The United States is reimposing punitive measures targeting the Iranian oil and financial sectors in what US Secretary of State Mike Pompeo called "the toughest sanctions ever placed" against Iran.
The United States is reimposing punitive measures targeting the Iranian oil and financial sectors in what US Secretary of State Mike Pompeo called “the toughest sanctions ever placed” against Iran. Taking effect Monday, the measures are the most concrete result yet of US President Donald Trump’s controversial decision in May to abandon the multi-nation nuclear deal with Tehran. They will directly affect companies from third countries doing business with Iran. They could upset world oil markets, though the US has granted temporary waivers to eight jurisdictions to continue importing Iranian oil.
Iran’s supreme leader Ayatollah Ali Khamenei denounced the measures on Saturday, saying Trump had “disgraced” US prestige and would be the ultimate loser in the long-running quarrel between the countries. The US side was unmoved. “Sanctions from the United States will be reimposed at midnight tonight,” Pompeo told CBS’s “Face the Nation.” He said what he called “the terror regime” in Tehran must change its ways.
World oil markets were on alert, nervously set to gauge the consequences of the sanctions. “All eyes will be on Iranian exports, whether there will be some cheating around US sanctions, and on how quickly production will fall,” said Riccardo Fabiani, an analyst for Energy Aspects. Oil is Iran’s main source of income. But the sword has two edges: Iran is also the OPEC cartel’s third-largest producer.
The US stance has already inflicted serious pain on Iranians, with the country’s currency, the rial, losing more than two thirds of its value since May.
Iranian oil exports have fallen by about a million barrels a day in that time, though India and China have continued to purchase it. Most Europeans, as well as Japan and South Korea, have stopped. Asked if the US had firm commitments from India and China to stop all oil purchases from Iran within six months, Pompeo replied: “Watch what we do. Watch as we’ve already taken more crude oil off the market than any time in previous history.” Saudi Arabia is the only country with the capacity to make up for lost Iranian oil production. Hours before the fresh sanctions went ahead, thousands of people in Iran marked the anniversary of the 1979 hostage-taking at the US embassy by carrying placards mocking Trump and burning American flags and fake dollars.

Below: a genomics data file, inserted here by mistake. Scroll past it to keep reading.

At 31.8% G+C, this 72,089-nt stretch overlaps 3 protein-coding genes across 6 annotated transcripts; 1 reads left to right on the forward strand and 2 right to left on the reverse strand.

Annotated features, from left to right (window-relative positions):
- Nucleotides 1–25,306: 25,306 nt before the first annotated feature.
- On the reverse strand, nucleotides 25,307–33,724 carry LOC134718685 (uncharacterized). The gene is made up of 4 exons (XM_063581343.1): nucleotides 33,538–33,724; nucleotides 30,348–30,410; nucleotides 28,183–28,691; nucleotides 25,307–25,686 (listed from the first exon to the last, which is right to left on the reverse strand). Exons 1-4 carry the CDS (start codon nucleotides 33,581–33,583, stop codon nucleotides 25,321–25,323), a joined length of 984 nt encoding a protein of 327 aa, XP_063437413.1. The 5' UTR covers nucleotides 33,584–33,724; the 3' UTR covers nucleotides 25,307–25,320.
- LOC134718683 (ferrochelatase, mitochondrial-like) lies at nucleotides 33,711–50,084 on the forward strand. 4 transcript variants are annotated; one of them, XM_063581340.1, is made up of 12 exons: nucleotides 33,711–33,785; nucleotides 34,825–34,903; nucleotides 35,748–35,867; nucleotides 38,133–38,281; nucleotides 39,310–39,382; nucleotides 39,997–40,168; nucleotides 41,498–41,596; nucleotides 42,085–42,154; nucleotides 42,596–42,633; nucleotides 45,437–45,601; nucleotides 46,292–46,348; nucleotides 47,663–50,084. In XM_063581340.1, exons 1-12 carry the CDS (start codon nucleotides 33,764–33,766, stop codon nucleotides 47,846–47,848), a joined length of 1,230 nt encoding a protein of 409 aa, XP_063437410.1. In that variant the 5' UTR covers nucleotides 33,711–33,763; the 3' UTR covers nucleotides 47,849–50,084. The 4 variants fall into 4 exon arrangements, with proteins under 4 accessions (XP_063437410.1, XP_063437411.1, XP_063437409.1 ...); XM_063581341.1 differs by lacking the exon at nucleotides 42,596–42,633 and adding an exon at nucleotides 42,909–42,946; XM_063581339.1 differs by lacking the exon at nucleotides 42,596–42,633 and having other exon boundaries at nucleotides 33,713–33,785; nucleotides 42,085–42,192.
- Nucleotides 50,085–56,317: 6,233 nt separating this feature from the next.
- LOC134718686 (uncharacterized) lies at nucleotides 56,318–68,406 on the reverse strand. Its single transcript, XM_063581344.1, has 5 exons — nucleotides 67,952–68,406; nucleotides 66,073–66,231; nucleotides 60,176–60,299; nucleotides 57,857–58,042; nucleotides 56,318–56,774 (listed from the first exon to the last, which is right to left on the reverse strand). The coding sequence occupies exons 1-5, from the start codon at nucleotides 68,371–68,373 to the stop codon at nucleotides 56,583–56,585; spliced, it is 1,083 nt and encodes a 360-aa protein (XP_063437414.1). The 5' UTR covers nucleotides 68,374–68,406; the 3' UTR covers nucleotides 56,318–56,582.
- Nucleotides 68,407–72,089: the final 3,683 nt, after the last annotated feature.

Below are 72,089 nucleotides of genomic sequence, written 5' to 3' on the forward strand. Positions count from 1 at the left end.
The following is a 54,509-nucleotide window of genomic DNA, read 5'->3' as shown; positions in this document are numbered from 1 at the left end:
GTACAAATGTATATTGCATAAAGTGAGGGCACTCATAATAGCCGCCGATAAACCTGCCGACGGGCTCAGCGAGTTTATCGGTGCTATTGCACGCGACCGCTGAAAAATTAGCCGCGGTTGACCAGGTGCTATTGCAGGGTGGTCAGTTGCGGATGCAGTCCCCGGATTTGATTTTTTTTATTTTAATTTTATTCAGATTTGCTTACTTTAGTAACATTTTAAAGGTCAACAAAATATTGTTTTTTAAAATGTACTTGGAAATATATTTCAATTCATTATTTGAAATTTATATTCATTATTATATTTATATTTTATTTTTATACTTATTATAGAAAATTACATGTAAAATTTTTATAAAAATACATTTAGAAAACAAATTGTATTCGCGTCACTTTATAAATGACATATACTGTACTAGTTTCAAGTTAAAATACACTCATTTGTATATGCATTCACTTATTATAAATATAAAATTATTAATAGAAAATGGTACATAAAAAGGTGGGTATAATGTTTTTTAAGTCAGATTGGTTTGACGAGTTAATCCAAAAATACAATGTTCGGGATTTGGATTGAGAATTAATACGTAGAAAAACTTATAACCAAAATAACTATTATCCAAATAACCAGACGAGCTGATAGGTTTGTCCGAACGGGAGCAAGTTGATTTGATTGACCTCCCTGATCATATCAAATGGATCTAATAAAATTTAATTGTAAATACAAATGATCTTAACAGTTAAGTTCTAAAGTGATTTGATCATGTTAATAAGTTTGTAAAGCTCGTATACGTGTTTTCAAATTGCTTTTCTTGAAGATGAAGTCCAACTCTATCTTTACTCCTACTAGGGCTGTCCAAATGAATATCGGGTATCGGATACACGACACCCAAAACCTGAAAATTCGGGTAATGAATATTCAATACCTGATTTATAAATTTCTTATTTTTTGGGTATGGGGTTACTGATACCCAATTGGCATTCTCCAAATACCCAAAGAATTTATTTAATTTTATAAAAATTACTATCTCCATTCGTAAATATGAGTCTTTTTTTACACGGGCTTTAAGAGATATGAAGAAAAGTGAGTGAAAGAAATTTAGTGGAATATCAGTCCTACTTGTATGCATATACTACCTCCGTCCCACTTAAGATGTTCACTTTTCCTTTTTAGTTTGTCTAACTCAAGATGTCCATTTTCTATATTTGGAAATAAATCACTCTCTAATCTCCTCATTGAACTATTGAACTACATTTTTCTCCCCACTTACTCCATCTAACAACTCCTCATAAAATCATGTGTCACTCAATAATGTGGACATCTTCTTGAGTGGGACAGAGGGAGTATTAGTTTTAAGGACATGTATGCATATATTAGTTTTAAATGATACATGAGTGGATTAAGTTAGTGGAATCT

Trump has long argued that the 2015 nuclear deal is badly flawed, in part because its provisions would expire in 10 to 15 years and partly because it does not adequately constrain Iran’s destabilising behaviour in the region. His decision was widely criticised abroad and by Democrats at home, who said that while imperfect, the pact had placed the Iranian nuclear programme under the tightest scrutiny ever.
In parallel with the imposition of the crude oil sanctions, the US Treasury Department is placing more than 600 Iranian individuals and entities on a black list. And Pompeo said that any Iranian banks involved in “sanctionable behaviour will be sanctioned by the Department of Treasury, period, full stop.”
The European Union has established a mechanism to permit its multinational companies to maintain presences in Iran, but all signs are that the US sanctions will be dissuasive. Both Airbus and Total have announced plans to leave Iran. A first set of sanctions announced August 7 prompted European automakers Daimler and PSA to quit Iran. To continue exporting crude oil, Iranian tankers in recent weeks have been turning off their transponders to avoid detection. But satellites have continued to track them.